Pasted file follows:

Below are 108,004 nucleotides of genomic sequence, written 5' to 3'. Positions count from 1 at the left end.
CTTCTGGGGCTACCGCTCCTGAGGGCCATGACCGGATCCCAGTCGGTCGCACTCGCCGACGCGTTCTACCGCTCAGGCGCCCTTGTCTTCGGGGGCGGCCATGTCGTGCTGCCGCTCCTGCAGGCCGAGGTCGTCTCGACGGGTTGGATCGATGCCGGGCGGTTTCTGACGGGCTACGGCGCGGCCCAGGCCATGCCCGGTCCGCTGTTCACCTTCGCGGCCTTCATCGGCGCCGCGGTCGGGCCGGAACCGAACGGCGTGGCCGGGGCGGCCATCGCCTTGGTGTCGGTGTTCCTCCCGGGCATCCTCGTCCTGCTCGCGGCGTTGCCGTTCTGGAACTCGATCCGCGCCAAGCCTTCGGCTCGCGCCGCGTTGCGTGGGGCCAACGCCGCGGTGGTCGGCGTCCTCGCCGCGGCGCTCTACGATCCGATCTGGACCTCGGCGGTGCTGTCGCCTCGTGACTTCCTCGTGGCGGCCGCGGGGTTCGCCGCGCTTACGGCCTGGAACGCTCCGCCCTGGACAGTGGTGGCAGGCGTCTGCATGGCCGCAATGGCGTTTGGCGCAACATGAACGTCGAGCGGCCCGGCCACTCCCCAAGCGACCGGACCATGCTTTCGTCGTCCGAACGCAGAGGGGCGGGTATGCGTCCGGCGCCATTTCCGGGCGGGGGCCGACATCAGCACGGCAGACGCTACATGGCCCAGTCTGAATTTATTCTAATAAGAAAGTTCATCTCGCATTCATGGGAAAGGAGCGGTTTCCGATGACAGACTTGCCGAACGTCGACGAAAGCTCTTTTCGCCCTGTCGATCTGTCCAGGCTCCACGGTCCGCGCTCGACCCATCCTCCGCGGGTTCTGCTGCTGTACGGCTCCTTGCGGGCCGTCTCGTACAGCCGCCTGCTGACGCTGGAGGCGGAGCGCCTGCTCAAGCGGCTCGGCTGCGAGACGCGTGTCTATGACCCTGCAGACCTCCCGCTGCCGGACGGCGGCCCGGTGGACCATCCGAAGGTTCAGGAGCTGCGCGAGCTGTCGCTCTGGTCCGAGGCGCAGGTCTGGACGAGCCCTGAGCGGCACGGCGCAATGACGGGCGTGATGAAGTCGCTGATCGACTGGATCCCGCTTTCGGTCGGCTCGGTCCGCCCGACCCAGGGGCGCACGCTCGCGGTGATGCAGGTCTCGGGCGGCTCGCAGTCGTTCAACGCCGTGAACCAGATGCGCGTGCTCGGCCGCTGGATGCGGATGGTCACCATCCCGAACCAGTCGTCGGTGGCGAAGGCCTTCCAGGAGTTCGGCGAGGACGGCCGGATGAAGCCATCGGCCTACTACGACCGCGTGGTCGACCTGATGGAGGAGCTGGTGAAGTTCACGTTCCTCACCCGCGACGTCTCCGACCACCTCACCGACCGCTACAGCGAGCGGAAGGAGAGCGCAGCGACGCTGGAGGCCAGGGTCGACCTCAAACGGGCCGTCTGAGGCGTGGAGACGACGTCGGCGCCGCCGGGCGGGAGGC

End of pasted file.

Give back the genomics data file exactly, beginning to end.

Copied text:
Below are 108,004 nucleotides of genomic sequence, written 5' to 3'. Positions count from 1 at the left end.
CTTCTGGGGCTACCGCTCCTGAGGGCCATGACCGGATCCCAGTCGGTCGCACTCGCCGACGCGTTCTACCGCTCAGGCGCCCTTGTCTTCGGGGGCGGCCATGTCGTGCTGCCGCTCCTGCAGGCCGAGGTCGTCTCGACGGGTTGGATCGATGCCGGGCGGTTTCTGACGGGCTACGGCGCGGCCCAGGCCATGCCCGGTCCGCTGTTCACCTTCGCGGCCTTCATCGGCGCCGCGGTCGGGCCGGAACCGAACGGCGTGGCCGGGGCGGCCATCGCCTTGGTGTCGGTGTTCCTCCCGGGCATCCTCGTCCTGCTCGCGGCGTTGCCGTTCTGGAACTCGATCCGCGCCAAGCCTTCGGCTCGCGCCGCGTTGCGTGGGGCCAACGCCGCGGTGGTCGGCGTCCTCGCCGCGGCGCTCTACGATCCGATCTGGACCTCGGCGGTGCTGTCGCCTCGTGACTTCCTCGTGGCGGCCGCGGGGTTCGCCGCGCTTACGGCCTGGAACGCTCCGCCCTGGACAGTGGTGGCAGGCGTCTGCATGGCCGCAATGGCGTTTGGCGCAACATGAACGTCGAGCGGCCCGGCCACTCCCCAAGCGACCGGACCATGCTTTCGTCGTCCGAACGCAGAGGGGCGGGTATGCGTCCGGCGCCATTTCCGGGCGGGGGCCGACATCAGCACGGCAGACGCTACATGGCCCAGTCTGAATTTATTCTAATAAGAAAGTTCATCTCGCATTCATGGGAAAGGAGCGGTTTCCGATGACAGACTTGCCGAACGTCGACGAAAGCTCTTTTCGCCCTGTCGATCTGTCCAGGCTCCACGGTCCGCGCTCGACCCATCCTCCGCGGGTTCTGCTGCTGTACGGCTCCTTGCGGGCCGTCTCGTACAGCCGCCTGCTGACGCTGGAGGCGGAGCGCCTGCTCAAGCGGCTCGGCTGCGAGACGCGTGTCTATGACCCTGCAGACCTCCCGCTGCCGGACGGCGGCCCGGTGGACCATCCGAAGGTTCAGGAGCTGCGCGAGCTGTCGCTCTGGTCCGAGGCGCAGGTCTGGACGAGCCCTGAGCGGCACGGCGCAATGACGGGCGTGATGAAGTCGCTGATCGACTGGATCCCGCTTTCGGTCGGCTCGGTCCGCCCGACCCAGGGGCGCACGCTCGCGGTGATGCAGGTCTCGGGCGGCTCGCAGTCGTTCAACGCCGTGAACCAGATGCGCGTGCTCGGCCGCTGGATGCGGATGGTCACCATCCCGAACCAGTCGTCGGTGGCGAAGGCCTTCCAGGAGTTCGGCGAGGACGGCCGGATGAAGCCATCGGCCTACTACGACCGCGTGGTCGACCTGATGGAGGAGCTGGTGAAGTTCACGTTCCTCACCCGCGACGTCTCCGACCACCTCACCGACCGCTACAGCGAGCGGAAGGAGAGCGCAGCGACGCTGGAGGCCAGGGTCGACCTCAAACGGGCCGTCTGAGGCGTGGAGACGACGTCGGCGCCGCCGGGCGGGAGGC